Minimum wage hike a hot topic of discussion
Some Delaware workers will get a raise in the next few years, after the General Assembly and Gov. Jack Markell on Jan. 30 approved a $1 increase to the minimum wage. On June 1, the state’s minimum wage increases to $7.75. By June of 2015, workers will receive a minimum of $8.25 per hour.
The bill could impact up to 40,000 people, due to a domino effect. That’s because of its indirect impacts on people making close to minimum wage, said George Sharpley, chief of Delaware Department of Labor’s Market Information Office.
“Usually, if someone’s making $8.30 … those people making a little more get a little raise. Otherwise, they get disgruntled,” Sharpley explained.
Originally introduced by Wilmington’s Sen. Robert Marshall (D-3rd), the original Senate Bill 6 had loftier intentions. Minimum wage would have increased to $8.75, would always be at least $1 above the federal minimum wage and would automatically increase with cost of living adjustments.
With the legislation, Delaware joined New Jersey in surpassing the current federal minimum wage by $1. Maryland, Virginia and Pennsylvania remain at $7.25, although Maryland legislators recently introduced legislation that would raise that state’s minimum wage to $10.10 by 2016. Additionally, Prince George’s and Montgomery counties within Maryland also approved a dramatic increase, to $11.50 by 2017.
Today, the local minimum wage is above federal requirements in 21 states, plus Washington, D.C.
Delaware last approved an increase in 2008, to $7.15, which increased again, in conjunction with the national requirements, to $7.25 in 2009.
“This is a very tough decision in my district,” said Speaker of the House Pete Schwartzkopf (D-14th). “I understand both sides of the minimum-wage issue. I understand the business issues … but if you want to give back to the economy, you give it back to the lowest-paid workers, because they’re the ones buying, … paying bills.”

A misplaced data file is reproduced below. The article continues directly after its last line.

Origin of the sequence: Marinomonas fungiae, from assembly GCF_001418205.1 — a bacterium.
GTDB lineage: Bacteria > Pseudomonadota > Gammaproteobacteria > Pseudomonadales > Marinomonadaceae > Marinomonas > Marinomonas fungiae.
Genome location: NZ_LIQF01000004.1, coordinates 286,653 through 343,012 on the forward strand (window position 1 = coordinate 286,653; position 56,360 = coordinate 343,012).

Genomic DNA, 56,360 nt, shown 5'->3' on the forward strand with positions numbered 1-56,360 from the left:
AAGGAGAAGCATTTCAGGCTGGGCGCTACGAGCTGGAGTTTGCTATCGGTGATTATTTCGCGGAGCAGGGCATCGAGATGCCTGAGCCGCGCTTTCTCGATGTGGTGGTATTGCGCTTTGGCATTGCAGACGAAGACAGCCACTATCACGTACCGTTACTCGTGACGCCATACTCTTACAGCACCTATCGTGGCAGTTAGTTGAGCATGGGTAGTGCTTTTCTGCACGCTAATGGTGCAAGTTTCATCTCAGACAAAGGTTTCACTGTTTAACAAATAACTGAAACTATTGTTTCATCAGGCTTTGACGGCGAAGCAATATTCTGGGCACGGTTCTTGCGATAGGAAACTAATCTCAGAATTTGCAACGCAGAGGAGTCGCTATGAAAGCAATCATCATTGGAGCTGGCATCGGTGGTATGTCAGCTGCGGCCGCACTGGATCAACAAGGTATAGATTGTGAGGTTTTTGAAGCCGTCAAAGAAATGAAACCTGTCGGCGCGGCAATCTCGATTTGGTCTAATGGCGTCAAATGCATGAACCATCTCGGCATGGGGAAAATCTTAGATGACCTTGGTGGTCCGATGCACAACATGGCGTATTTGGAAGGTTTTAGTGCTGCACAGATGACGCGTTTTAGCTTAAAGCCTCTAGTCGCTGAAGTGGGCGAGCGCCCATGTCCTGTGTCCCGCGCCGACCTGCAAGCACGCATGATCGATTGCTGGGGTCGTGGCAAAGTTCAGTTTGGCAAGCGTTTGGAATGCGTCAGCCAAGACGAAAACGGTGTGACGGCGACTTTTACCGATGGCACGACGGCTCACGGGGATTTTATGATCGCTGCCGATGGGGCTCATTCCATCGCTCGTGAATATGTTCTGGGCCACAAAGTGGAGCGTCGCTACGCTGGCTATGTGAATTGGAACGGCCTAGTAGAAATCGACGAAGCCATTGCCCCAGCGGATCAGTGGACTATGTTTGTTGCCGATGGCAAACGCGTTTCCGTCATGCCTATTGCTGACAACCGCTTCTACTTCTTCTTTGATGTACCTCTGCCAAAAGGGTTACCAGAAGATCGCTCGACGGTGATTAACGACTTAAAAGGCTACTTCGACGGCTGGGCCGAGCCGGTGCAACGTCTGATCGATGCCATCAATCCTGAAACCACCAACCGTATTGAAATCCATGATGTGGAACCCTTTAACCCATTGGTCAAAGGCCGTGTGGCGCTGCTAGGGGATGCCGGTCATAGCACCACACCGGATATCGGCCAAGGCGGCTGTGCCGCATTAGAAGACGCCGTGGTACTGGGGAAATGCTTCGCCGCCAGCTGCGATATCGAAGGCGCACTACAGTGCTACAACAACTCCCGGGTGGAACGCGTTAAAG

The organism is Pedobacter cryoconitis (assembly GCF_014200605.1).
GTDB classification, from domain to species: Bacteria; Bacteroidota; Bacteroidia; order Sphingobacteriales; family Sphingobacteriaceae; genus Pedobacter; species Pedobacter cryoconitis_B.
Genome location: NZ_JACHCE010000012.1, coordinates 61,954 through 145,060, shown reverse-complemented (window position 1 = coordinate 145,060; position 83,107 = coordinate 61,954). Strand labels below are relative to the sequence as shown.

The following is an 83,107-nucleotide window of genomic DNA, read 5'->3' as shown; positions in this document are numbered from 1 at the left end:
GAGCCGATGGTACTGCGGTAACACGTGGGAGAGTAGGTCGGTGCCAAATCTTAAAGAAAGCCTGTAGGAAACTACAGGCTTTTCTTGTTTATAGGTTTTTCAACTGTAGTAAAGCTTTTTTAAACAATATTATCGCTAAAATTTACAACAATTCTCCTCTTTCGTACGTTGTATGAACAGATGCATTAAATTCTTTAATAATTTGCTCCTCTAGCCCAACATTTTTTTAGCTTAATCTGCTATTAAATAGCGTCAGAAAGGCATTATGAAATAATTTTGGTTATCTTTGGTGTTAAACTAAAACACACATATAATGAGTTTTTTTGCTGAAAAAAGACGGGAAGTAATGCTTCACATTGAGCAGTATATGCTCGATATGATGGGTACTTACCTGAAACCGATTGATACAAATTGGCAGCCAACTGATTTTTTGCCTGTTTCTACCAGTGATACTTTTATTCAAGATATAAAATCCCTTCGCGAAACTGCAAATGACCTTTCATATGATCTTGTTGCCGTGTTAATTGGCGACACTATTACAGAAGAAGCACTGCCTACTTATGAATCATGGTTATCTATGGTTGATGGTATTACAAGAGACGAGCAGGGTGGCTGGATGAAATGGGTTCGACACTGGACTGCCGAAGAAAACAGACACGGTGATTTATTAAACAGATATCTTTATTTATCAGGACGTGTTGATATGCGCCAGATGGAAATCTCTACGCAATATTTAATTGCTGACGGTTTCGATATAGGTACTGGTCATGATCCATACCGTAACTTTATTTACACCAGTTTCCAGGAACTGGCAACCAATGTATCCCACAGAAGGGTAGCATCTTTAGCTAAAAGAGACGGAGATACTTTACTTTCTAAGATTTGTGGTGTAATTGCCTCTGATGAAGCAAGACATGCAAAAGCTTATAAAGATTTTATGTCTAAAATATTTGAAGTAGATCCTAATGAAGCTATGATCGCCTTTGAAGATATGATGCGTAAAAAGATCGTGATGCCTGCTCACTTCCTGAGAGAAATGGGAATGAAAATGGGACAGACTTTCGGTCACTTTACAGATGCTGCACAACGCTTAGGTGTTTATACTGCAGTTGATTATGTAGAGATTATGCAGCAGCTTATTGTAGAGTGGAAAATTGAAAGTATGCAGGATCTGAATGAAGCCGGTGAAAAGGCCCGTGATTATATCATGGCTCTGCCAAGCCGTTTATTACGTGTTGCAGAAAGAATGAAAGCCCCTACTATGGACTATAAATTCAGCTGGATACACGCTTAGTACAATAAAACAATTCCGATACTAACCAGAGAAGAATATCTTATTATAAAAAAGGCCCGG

Although Schwartzkopf said most employers in his Rehoboth Beach/Dewey Beach-area district already pay more than minimum wage, he emphasized that he didn’t want his vote to appear anti-small-business.
“In the last three weeks before the vote, the ones that were opposing it the most was the [Delaware] Restaurant Association,” Schwartzkopf said.
But he said major local employers, including Mike Meoli and Alex Pires, were OK with minimum-wage increases.
“I had lots of business owners tell me it was OK — ‘Just go ahead and do it.’ I was fortunate enough to have good communication with the businesses and Chamber of Commerce,” Schwartzkopf said. “I was very pleased business reached out to me … because I was really struggling with it.”
Opponents argue for exceptions
State Rep. Ron Gray (R-38th) opposed the bill, but he said he would have supported it with an amendment he helped prepare: “$8.25 — that’s a lot to pay someone that’s just making salad, and a lot of those kids, they’re not living on that,” Gray said. “It’s a chance to learn a skill and know how to get to work on time and learn about work environment,”
(According to the Bureau of Labor Statistics’ 2013 report, nationally, teenagers — those 16 to 19 — made up about a quarter (24.1 percent) of hourly paid workers making $7.25 or less, or 31 percent of those right at the federal minimum wage, with those 20 to 24 making up 26.5 and 24.1 percent of those workers, respectively. Those older than 24 were 45 percent and 49 percent of federal minimum-wage workers, respectively.)
But a lower wage could encourage businesses to hire more people, according to Gray.
“If this went through, they may hire someone more experienced, like a teacher [during the summer season], and they would hire one instead of two jobs,” Gray said.
Gray said supported an amendment with three-tiers, which did not pass. It proposed an alternative wage of no less than 75 percent the regular minimum wage ($6.19 by 2015) for anyone younger than 18 for their first 180 days of a seasonal job. That would be a minimum, so businesses could still pay more if they chose to do so.